In Australia, a few will remember another Greg Quill, the award-winning singer-songwriter and leader of the seminal Australian roots band Country Radio, which scored hits with "Gypsy Queen", "Wintersong", "Fleetwood Plain" and "She Do It To Me", toured the country endlessly, headlined at the Sydney Opera House,and shared stages with many musical icons of the era, including Fairport Convention, Elton John, Creedence Clearwater Revival, Santana, J.J. Cale and Stephen Stills, among others.

George Jones: Rest in Peace Possum

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Submitted by Don Graham

Country music legend George Jones has passed away. He died in Vanderbilt University Medical Center in Nashville, Tennessee on Friday April 26 after being admitted for fever and irregular blood pressure. He was 81 years old.

Possum had one of the most recognizable voices of any genre; he had No. 1 songs in five separate decades, 1950s to 1990s. Waylon Jennings said “If we all could sound like we wanted to, we'd all sound like George Jones.” But it wasn’t always like that. When he started out, and was known as Thumper Jones he prided himself on sounding like Hank Williams. While doing a radio show in the early years, he met Williams who gave him some of the best advice he could have given him.  Hank said when he started out he sounded like Roy Acuff. Then Williams said to himself “There already is a Roy Acuff and decided to start singing like himself. His advice to Jones?  “Start singing like George Jones!” And the rest as they say is history.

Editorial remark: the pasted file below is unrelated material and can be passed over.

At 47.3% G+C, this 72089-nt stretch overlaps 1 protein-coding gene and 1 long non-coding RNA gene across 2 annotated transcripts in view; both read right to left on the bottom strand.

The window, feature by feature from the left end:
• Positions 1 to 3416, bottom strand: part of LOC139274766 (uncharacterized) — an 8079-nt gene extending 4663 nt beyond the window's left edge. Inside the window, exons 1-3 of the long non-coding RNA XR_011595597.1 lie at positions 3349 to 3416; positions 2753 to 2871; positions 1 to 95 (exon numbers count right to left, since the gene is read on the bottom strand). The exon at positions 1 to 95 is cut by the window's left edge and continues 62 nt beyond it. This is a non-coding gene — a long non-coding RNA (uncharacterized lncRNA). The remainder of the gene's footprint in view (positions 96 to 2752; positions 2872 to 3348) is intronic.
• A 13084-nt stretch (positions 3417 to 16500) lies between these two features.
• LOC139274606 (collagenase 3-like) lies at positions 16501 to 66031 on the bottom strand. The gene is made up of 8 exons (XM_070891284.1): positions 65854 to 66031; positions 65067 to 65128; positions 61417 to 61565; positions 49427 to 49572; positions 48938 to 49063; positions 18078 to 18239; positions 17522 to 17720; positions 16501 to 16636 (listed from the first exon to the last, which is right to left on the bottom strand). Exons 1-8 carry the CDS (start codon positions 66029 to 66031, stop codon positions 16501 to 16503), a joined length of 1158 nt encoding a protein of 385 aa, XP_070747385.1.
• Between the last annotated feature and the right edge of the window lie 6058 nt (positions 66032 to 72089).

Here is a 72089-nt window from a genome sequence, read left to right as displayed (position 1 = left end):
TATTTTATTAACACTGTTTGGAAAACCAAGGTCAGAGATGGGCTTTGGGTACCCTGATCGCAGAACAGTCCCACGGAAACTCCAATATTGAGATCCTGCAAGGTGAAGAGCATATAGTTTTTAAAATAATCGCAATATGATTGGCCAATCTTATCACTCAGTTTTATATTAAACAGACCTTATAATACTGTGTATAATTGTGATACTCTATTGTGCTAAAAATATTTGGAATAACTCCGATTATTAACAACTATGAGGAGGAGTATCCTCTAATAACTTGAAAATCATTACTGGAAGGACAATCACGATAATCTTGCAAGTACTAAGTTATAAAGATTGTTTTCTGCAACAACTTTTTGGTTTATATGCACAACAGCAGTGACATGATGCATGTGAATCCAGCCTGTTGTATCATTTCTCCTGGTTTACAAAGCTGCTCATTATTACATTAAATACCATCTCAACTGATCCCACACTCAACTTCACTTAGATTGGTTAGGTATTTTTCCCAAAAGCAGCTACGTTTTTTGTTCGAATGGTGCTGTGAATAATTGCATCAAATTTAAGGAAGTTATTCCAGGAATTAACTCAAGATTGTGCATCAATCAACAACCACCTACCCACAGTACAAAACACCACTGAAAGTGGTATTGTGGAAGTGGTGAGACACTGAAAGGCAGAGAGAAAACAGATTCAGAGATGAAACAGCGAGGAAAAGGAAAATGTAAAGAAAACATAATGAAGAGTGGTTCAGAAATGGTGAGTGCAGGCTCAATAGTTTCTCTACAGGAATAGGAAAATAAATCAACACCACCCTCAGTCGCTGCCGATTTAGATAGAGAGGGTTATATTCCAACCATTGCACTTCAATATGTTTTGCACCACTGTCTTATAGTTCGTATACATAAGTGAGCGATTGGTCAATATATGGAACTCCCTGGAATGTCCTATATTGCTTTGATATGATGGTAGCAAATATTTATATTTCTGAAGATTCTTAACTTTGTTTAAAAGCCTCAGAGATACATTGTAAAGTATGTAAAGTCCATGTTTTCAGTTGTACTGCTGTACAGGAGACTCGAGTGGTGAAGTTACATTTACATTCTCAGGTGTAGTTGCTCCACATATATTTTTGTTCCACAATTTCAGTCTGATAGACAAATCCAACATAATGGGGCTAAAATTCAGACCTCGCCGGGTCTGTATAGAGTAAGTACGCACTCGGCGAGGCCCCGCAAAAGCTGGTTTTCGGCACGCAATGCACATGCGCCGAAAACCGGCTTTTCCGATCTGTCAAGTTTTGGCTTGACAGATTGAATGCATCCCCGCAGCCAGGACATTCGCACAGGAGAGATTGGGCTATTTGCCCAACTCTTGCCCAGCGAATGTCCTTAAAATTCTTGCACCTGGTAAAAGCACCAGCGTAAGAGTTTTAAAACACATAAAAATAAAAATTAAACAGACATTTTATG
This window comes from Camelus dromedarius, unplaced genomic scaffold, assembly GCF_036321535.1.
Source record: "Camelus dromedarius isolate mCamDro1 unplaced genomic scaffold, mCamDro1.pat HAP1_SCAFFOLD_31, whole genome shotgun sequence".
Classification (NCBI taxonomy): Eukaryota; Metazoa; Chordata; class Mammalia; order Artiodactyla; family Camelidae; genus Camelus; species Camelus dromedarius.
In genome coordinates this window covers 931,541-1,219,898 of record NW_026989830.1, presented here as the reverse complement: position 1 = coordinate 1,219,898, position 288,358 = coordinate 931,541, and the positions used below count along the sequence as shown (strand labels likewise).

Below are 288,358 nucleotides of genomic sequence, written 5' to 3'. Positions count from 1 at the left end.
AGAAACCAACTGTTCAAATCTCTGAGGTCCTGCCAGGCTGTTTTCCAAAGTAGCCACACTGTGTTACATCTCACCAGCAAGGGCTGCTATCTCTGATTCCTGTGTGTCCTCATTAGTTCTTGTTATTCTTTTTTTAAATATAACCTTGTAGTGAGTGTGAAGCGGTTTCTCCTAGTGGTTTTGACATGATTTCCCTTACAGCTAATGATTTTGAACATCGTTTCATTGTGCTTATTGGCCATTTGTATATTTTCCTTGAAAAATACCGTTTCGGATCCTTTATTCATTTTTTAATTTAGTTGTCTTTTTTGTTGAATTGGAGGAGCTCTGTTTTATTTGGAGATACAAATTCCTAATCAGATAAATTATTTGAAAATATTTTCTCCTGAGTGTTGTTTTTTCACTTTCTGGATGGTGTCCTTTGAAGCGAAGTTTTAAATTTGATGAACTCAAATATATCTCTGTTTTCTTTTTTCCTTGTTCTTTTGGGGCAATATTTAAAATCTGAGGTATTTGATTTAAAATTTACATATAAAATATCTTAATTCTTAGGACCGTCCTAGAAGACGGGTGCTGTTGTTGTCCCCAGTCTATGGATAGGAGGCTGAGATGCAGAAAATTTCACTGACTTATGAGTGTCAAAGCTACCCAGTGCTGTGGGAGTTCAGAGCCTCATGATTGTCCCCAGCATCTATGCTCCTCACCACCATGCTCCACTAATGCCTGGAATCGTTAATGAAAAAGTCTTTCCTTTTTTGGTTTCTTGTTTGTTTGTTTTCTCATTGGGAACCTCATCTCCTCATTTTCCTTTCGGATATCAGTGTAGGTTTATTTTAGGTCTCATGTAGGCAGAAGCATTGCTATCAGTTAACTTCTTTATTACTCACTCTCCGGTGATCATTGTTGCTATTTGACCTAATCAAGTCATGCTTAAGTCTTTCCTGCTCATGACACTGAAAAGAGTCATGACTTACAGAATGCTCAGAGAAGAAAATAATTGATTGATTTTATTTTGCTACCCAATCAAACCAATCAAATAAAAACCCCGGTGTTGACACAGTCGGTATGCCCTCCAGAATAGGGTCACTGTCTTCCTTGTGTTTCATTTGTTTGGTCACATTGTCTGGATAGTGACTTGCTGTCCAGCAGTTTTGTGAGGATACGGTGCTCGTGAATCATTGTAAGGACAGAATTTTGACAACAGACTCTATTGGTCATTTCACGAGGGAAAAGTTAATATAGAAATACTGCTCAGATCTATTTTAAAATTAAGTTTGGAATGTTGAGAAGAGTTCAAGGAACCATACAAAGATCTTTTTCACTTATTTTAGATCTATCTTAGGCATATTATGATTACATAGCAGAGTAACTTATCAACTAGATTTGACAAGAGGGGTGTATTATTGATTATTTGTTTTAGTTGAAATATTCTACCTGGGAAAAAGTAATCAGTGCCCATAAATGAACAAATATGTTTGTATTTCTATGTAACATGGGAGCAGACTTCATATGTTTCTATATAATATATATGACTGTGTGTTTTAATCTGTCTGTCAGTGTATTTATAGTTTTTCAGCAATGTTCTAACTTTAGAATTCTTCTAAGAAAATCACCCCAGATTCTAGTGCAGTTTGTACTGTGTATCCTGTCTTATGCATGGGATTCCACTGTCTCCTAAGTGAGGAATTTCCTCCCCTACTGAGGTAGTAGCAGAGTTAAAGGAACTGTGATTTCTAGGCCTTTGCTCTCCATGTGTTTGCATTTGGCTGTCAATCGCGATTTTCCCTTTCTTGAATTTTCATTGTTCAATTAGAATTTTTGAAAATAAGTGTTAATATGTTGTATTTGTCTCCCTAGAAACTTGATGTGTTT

Richie Havens Gone at 72

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Submitted Don Graham
Photo: Richie Havens @ Hugh's Room 2006

Richie Havens, singer/songwriter/guitarist and folk icon passed away on April 22, 2013 in New Jersey at the age of 72.

Born in Brooklyn, New York in 1941, Richie Havens headed to  Greenwich Village in the early sixties to get involved in the burgeoning folk music scene. Havens soon got a reputation as a solo performer in the Village folk circle and after cutting a couple of records with a small label, was signed by Bob Dylan’s manager, Albert Grossman, who then signed him to Verve Forecast, a big folk label at the time. His debut album “Mixed Bag” was released in 1967 and contained the anti -war anthem ‘Handsome Johnny’ which Havens had written with the then unknown Louis Gosset Jr. Also on that album were Gordon Lightfoot’s ‘I Can’t Make It Anymore’, Dylan’s ‘Just Like A Woman’, ‘Eleanor Rigby’ and a beautiful version of ‘San Francisco Bay Blues’.

By 1969 Havens had released five more albums, two of which were “exploitation” albums from Douglas Records who he was signed to before Verve. Also in 1969 Havens was the first act to perform at the historic Woodstock Festival. His set was a three hour marathon, partly because a lot of the acts were caught in the traffic jam leading to the Festival. Acts were being helicoptered into the event to get around the traffic. The Woodstock performance was a huge turning point in Havens’ career and the subsequent release of the movie would help him reach a worldwide audience.